Periodically, Murkerjee brings us back to 2004 and the cancer wards at Dana Farber.  We see patients struggle through treatment.  Some survive and some don't, and occasionally the patient comforts the doctor who has to say, "There are no more options."  He opens and closes the book with one patient, 30-year-old kindergarten teacher Carla Reed.  Her fatigue, odd bruises, headaches, and bleeding gums  were symptoms of acute leukemia, and Muurkerjee's intake notes say that she'll probably die during treatment.  Six years later, he visits her with flowers - not on a gravesite, but at her suburban house where they drink tea and discuss her treatment while her children and dogs play in the garden.  At 5 years, her remission can be considered a cure.

Friday, April 21, 2017

Eliza's Daughter

What happened to Eliza Williams after Willoughby seduced and abandoned her?  Joan Aiken's literary fan fiction answers that question.  Eliza Williams grew up in Byblow Bottom, fostered by  mercenary and neglectful Hannah Welcome and surrounded by illegitimate offspring allowed to run wild.  Fosters also cared for legitimate children, particularly rich ones, until they were out of toddlerhood.  Hannah Welcome's daughter fostered Therese Wexford, at least until she tried to sell the baby to a gypsy band.  Eliza rescued the child and became the frail, developmentally delayed (the child had spent her first two years barely spoken to or touched) girl's companion.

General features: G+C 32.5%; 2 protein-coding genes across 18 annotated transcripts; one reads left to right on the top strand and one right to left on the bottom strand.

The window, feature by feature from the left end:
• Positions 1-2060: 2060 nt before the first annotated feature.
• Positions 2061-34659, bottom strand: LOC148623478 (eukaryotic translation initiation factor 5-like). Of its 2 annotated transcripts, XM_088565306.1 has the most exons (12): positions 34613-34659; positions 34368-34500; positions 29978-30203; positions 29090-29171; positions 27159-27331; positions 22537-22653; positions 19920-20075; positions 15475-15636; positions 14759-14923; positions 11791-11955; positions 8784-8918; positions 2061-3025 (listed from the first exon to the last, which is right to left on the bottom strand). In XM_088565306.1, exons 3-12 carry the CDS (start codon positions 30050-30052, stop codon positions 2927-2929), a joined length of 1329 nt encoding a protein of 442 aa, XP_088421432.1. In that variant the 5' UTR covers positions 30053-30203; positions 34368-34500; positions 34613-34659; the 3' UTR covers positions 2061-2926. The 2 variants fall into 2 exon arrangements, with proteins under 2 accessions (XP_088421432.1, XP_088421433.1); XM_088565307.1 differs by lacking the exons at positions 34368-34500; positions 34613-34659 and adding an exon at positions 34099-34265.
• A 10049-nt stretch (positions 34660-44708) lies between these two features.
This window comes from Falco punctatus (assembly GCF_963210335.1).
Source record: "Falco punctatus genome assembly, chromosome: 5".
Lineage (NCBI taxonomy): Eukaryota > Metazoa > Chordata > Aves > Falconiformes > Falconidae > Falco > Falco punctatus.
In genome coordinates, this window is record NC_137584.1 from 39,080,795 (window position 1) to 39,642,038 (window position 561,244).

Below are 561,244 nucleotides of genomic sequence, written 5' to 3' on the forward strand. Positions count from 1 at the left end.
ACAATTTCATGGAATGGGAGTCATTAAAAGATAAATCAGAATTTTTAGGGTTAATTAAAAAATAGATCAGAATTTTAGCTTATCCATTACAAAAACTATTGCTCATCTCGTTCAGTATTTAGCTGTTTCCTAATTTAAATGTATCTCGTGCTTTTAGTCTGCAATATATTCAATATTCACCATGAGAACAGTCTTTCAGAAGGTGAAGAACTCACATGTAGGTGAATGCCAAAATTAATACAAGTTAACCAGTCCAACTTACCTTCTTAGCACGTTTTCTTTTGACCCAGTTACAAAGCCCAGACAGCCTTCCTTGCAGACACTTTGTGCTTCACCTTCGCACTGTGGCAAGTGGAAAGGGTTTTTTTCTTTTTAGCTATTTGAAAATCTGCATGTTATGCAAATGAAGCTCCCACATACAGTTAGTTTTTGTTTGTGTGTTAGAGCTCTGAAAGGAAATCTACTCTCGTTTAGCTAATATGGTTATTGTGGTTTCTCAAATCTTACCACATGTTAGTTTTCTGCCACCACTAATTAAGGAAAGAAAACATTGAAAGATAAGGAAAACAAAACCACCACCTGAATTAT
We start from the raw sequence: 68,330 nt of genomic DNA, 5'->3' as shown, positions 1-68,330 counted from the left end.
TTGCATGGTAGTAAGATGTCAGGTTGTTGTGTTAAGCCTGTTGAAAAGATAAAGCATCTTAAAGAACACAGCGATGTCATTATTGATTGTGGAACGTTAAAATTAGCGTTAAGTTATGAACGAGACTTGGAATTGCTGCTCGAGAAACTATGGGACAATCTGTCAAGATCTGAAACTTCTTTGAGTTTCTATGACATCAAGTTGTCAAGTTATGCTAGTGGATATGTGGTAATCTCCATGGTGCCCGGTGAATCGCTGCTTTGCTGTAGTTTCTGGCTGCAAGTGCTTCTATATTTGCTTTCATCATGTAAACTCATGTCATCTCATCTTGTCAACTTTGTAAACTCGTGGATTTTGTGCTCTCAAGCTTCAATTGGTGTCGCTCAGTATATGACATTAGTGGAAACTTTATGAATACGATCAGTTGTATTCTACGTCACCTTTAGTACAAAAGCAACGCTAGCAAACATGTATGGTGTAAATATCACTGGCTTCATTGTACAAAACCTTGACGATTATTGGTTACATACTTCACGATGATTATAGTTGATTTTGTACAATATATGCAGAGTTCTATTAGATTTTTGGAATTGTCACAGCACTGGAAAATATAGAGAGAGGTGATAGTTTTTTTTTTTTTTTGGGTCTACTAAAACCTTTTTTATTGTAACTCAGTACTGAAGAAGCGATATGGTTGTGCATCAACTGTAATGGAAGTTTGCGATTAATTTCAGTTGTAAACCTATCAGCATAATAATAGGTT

When the Therese's father, the local squire, dies in a riding accident, Eliza contacts Colonel Brandon's attorney with the request to attend school.  She never meets Brandon (he's rejoined the army and Marianne has left Delaford with him), but Eliza does stay briefly with poverty-stricken Elinor and Edward Ferrars before leaving for the Bath school their daughter Nell attends.  Lodging with a barely respectable relative of Elinor's, Eliza prepares for life as a governess or music teacher (the best that an illegitimate girl with polydactyly can hope) and has begun her career at 17 when fighting off an attempted gang rape leads to her disgrace.  From there she travels to London (staying in a millinery-brothel), comes under the protection of her late mother's last (and good-hearted) protector, and reunites with Therese an her mother in Portugal.